Goal 1: No Poverty
- End poverty in all its forms everywhere -
This post is part of our blog series: 17 Days, 17 Goals. The blog series features foundations working on all 17 Sustainable Development Goals leading up to the first anniversary of the SDGs. The Council on Foundations Sustainable Development Goals & Philanthropy initiative is in partnership with the United Nations Foundation and SDG Philanthropy Platform. Find us on social media with #PhilSDGs.
Goal 1: No Poverty forms the base of the SDGs as a 15-year framework to "leave no one behind" by 2030. Reducing extreme poverty was a pillar of the MDGs. Even though extreme poverty rates have been cut in half since 1990, millions still live on less than $1.25/day globally. While poverty may look different around the world, it exists everywhere. Ending poverty is truly a global issue - one that philanthropy is already working on in the United States and internationally.
Why do we need Goal 1?
What are some of the targets?
- By 2030, eradicate extreme poverty for all people everywhere, currently measured as people living on less than $1.25 a day
- Implement nationally appropriate social protection systems and measures for all and achieve substantial coverage of the poor and vulnerable
- Build resilience of the poor and those in vulnerable situations and reduce their exposure and vulnerability to climate-related extreme events and other economic, social, and environmental shocks and disasters
- Create sound policy frameworks at the national, regional, and international levels, based on pro-poor and gender-sensitive development strategies, to support accelerated investment in poverty eradication actions
Featured: Northwest Area Foundation
A Mission to Fight Poverty
The Northwest Area Foundation's mission is to address poverty in its geographic focus area of 8 states in the Midwest and West (ID, IA, MN, MT, ND, OR, SD, WA), as well as in 75 native nations. The foundation takes a holistic approach to addressing issues of poverty, focused on advancing good jobs and financial capability.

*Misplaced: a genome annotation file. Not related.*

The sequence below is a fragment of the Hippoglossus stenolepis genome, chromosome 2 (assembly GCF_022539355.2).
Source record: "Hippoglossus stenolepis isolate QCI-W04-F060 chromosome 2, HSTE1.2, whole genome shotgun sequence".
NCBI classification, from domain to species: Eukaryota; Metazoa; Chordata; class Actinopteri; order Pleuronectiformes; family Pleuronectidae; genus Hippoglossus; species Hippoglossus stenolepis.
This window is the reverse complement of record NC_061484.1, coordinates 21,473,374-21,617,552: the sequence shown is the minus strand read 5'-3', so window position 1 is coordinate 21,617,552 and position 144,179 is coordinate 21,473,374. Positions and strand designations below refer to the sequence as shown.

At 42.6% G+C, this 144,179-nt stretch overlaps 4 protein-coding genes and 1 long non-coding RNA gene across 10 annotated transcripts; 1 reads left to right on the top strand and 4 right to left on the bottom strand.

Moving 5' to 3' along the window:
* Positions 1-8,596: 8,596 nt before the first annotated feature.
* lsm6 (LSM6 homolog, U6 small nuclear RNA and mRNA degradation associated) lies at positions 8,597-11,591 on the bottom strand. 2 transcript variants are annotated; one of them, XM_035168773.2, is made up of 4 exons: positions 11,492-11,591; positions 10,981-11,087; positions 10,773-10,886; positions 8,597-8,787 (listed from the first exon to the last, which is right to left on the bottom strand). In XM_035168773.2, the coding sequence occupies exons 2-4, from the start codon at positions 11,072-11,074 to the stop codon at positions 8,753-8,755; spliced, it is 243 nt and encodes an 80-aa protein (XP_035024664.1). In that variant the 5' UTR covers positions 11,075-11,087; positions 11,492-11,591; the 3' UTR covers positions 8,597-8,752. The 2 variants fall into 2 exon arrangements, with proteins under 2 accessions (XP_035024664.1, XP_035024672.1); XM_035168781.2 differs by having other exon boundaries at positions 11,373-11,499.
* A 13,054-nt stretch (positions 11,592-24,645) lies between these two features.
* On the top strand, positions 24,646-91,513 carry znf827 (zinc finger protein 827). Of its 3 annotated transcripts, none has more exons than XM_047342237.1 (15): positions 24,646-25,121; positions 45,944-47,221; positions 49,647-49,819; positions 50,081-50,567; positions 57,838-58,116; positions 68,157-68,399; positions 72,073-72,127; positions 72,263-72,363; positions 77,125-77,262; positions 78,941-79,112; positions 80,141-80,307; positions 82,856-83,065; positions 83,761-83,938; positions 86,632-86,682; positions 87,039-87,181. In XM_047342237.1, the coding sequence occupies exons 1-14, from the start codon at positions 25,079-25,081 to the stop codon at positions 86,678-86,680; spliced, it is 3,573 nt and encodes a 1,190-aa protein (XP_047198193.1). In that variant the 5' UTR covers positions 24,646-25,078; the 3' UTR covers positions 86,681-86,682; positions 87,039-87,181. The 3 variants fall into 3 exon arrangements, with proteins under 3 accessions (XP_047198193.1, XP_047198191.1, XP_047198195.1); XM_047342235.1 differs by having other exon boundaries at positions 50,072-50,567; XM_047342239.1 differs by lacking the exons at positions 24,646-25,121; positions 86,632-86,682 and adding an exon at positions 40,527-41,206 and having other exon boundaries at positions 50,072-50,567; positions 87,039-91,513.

Throughout their grantmaking, there is a focus on Native American communities, who are historically disadvantaged and among America's poorest demographics, as well as other disadvantaged groups. A grant to Twin-Cities based Ujamaa Place, for example, will help build assets for over 20,000 low-income African Americans in the region.
The foundation also supports the Taala Fund, a Native Community Development Financial Institution (CDFI) that works with children in the Quinault Indian Nation on the Washington Pacific Coast. Native CDFI's have become an important ally in building prosperity in Indian communities, from making loans available to small businesses to helping take on unique financial literacy programs, like work with tribal children to learn the value of saving money, getting a college education, and starting new businesses on the reservation.
The Northwest Area Foundation's strategy funds programs that both create access to wealth and also those that teach people how to manage it. Their efforts also exhibit the cross-cutting nature of the Sustainable Development Goals, a common theme in the foundations and programs profiled in this blog series, 17 Days, 17 Goals.
By striving to reduce poverty amongst disadvantaged populations, Northwest Area Foundation also makes inroads with Goal 10: Inequality. Through their work, Northwest Area Foundation is achieving the global goals with local initiatives, on a mission to end poverty in the American Northwest.
Please read more about the amazing work of our member:
Northwest Area Foundation.
Resources & Information